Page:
f0zKg0J4zFLYz-Yq0aednQVqREE Once Upon a Prologue: For I think of us more as flowers in the attic...
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Friday, March 18, 2011

For I think of us more as flowers in the attic...

I was born premature by three months and my mother taped herself reading me stories, and when she came to sit with baby me in the hospital, scared because she didn't know if I'd be healthy enough to come home soon, she'd play the tapes to me.  She read to me all the time when I was a child, and by the time I was five, I took a book in and read it to my kindergarten class. 

From there, an obsession was born. 

I love books.  I love the smell of old books, and the weight of them in my hands, as I turn the pages.  I love the thrill of deciding to buy a book from a new, unheard of author - and then the even greater thrill of loving the book.  I love re-reading old favorites, and remembering favorite passages before I come upon them.  I love that I can close my eyes and watch a place an author has described bloom, vivid in my mind.  I love letting books carry me away, and letting them change me in little ways. 

I think that's something I want to talk about some here: authors whose stories so impressed and moved me that they literally altered the way I perceived books from then on.  It's happened several times, in different genres, and at various points in my life.  And it always stuns me, coming across that amazing author, who touches your heart and shakes you up, and challenges you.

Today's is V.C. Andrews.

I read Dawn first, not Flowers in the Attic as most people probably did.  To this day, I get mixed reactions when I mention the author's name - some fascinated as I try to describe her gothic tales, some confused, but they all listen, and maybe that's the main thing. 

I had never seen a book like Dawn.  It had what I would later learn is called a keyhole cover.  A scared blonde girl peeked out of it, and as I read the prologue, I instantly knew I was reading something totally foreign and fantastic. I finished the book, and realized there was a sequel, and practically ran to Wal-Mart.  This was in...1999 and they had an entire shelf of V.C. Andrews books.  I let out a sound so high-pitched only dogs could hear it when I saw how many other books there were. 

I went through the Cutler series in no time, and moved on to the Dollanganger series.  Then My Sweet Audrina, then the Casteel series.  Then the Landry series, and the Logan family series.  I was lost to these stories.  These girls, who went through hell, and triumphed.  Who found love, despite all obstacles.  Who never, ever gave up, who struggled through life's tragedies and family secrets.  Each story spun a dark web.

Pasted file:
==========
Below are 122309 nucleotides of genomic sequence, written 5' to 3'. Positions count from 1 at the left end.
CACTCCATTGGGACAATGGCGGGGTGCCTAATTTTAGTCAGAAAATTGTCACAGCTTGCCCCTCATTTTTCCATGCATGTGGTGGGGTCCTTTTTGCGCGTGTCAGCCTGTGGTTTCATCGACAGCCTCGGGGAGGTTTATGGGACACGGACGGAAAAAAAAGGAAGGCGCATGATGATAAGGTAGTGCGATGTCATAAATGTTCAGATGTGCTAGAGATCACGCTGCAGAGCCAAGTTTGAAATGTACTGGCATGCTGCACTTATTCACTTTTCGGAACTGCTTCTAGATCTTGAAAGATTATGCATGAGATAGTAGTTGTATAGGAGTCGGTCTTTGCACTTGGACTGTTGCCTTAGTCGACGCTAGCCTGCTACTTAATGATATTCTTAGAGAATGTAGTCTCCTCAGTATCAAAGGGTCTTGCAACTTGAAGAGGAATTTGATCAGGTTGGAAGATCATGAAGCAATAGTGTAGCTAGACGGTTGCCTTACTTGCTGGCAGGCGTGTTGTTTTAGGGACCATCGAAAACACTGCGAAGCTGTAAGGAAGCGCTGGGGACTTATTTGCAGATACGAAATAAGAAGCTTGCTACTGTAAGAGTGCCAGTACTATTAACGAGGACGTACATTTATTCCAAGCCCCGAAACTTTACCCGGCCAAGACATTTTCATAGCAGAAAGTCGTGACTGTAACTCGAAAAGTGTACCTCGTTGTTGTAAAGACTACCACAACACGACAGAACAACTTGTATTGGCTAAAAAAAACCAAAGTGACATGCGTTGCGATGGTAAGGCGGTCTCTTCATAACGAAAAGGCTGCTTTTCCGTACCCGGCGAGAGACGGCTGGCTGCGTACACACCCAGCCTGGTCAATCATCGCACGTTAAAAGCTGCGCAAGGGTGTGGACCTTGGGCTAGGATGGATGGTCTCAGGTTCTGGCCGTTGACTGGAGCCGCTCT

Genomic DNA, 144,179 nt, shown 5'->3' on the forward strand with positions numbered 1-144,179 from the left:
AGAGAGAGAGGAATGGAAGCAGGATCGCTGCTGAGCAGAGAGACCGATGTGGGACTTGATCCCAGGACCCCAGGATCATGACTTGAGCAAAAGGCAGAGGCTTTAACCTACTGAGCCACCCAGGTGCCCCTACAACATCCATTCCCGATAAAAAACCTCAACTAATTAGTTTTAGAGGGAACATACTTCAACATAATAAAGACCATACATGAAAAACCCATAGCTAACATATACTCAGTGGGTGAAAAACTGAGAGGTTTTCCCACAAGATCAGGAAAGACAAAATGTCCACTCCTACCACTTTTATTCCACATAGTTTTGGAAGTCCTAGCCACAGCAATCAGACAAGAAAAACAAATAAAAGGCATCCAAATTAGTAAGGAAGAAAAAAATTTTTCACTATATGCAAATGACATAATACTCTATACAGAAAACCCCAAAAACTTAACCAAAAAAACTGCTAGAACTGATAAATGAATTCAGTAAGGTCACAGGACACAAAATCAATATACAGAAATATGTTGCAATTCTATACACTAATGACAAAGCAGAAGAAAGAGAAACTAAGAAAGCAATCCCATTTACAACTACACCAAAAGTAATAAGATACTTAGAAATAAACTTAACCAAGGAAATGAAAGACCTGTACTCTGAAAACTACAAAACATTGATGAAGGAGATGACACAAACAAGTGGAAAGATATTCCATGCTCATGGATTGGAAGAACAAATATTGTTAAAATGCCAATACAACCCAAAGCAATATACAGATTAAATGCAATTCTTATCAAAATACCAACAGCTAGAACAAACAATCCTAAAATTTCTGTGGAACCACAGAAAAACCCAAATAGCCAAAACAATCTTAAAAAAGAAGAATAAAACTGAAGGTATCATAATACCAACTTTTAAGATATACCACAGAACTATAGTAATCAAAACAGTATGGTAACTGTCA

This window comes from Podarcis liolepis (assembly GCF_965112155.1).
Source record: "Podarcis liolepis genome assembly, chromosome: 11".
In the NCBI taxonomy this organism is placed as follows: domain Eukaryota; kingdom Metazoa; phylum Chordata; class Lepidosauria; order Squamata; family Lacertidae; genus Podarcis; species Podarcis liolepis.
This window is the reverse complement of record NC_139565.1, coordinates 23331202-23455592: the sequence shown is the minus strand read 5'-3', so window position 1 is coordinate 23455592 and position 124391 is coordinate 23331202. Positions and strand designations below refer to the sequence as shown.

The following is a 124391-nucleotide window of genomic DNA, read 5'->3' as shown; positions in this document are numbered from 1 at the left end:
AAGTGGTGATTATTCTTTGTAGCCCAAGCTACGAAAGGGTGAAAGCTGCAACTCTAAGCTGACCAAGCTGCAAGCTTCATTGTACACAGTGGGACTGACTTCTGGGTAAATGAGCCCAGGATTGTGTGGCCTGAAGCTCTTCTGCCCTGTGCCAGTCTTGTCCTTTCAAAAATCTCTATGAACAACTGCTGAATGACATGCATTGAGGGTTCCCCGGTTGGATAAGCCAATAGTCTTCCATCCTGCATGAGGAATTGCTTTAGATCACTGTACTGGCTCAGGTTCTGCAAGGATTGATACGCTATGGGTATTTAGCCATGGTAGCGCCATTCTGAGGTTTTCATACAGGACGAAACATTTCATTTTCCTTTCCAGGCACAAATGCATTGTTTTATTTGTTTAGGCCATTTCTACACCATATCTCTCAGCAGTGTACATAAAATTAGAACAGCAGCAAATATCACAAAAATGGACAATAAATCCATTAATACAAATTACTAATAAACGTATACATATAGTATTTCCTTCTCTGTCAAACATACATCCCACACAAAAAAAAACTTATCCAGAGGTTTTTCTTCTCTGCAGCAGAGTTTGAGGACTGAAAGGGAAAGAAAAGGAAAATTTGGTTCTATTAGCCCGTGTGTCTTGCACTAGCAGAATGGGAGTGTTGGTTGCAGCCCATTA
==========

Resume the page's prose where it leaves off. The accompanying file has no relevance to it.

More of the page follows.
Eventually, the ghost-writer who took over writing the books after Virginia Andrew died lost his touch, at least in my mind.  I stopped reading the newer books about five or six years ago.  But I will always cherish the early books.  For someone who was used to Judy Blume and Sweet Valley High books, V.C. Andrews was another world entirely.  I am sure my 25 year old self would balk at the books if I re-read them, would probably consider them an affront to feminism.  Maybe I haven't re-read them in so long because I want to keep my memories of them intact.  I roleplay several VCA characters, one of who I have made so entirely my own that I know I couldn't re-read the ghost-written VCA novels he was in. 

Regardless, I will always smile when I think of the adventures I had reading V.C. Andrews novels, and when I think of my favorites: Web of DreamsFlowers in the AtticMy Sweet AudrinaDawn.  I started to grow as a writer and as a reader thinks to her genre-challenging stories, to push myself in my own writing.  And later, I met my best friend through a V.C. Andrews roleplay. 

And I remembered to always, always dream.

It is so appropriate to color hope yellow, like that sun we seldom saw.  And as I begin to copy from the old memorandum journals that I kept for so long, a title comes as if inspired.  Open the Window and Stand in the Sunshine.  Yet, I hesitate to name our story that.  For I think of us more as flowers in the attic. 


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